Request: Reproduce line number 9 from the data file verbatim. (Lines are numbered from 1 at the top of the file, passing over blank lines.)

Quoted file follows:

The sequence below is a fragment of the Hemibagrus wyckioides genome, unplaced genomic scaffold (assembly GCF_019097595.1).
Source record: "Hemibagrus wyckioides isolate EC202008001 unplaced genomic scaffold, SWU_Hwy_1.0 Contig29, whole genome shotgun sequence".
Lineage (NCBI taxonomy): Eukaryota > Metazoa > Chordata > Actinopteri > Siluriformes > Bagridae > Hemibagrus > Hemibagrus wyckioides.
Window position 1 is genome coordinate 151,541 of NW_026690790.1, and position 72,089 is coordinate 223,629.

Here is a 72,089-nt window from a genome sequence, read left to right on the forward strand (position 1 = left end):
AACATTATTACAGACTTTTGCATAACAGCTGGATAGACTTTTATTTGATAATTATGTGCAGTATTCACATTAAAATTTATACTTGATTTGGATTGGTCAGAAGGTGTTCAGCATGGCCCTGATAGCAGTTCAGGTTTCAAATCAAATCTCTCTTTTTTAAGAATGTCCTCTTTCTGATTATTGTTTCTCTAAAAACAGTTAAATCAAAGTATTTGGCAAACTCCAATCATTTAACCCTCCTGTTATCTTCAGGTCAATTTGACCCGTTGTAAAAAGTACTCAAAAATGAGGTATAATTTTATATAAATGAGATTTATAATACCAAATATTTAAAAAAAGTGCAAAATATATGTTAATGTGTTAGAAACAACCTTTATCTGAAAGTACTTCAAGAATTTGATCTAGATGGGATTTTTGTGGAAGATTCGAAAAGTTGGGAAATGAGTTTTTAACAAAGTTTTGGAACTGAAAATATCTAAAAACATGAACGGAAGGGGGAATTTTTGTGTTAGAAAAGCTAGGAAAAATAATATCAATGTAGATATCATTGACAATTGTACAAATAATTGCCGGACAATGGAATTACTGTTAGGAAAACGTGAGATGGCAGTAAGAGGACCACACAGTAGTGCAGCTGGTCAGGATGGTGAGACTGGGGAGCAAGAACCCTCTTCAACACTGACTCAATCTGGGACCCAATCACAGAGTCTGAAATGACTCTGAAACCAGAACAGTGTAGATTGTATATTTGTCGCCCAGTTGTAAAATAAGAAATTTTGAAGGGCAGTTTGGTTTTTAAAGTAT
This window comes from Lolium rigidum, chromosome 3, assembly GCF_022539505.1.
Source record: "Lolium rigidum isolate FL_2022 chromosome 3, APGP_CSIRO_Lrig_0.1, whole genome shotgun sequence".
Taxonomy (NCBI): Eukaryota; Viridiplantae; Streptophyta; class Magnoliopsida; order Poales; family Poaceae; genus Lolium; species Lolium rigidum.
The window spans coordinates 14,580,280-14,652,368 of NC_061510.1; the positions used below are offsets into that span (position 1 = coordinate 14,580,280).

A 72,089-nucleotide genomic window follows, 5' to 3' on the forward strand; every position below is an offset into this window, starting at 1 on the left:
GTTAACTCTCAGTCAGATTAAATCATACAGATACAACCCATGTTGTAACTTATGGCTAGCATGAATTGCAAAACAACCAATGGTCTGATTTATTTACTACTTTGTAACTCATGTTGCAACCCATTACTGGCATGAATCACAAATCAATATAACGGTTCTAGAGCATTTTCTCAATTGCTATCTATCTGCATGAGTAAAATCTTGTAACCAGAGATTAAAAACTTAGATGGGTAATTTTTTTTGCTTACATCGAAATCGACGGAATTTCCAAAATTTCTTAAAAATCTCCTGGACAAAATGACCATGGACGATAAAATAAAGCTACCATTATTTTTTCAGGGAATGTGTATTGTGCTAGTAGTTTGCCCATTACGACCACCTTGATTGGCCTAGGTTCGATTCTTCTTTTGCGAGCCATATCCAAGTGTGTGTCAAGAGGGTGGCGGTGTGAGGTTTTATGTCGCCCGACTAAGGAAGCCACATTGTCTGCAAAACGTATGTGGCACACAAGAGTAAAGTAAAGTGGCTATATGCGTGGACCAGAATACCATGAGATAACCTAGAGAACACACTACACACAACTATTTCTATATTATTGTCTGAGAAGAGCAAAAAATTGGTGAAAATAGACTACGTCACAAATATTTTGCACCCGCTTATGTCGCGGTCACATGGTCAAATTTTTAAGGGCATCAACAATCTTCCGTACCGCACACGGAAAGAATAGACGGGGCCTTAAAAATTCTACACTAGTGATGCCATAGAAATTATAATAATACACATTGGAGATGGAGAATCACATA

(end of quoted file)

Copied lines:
Taxonomy (NCBI): Eukaryota; Viridiplantae; Streptophyta; class Magnoliopsida; order Poales; family Poaceae; genus Lolium; species Lolium rigidum.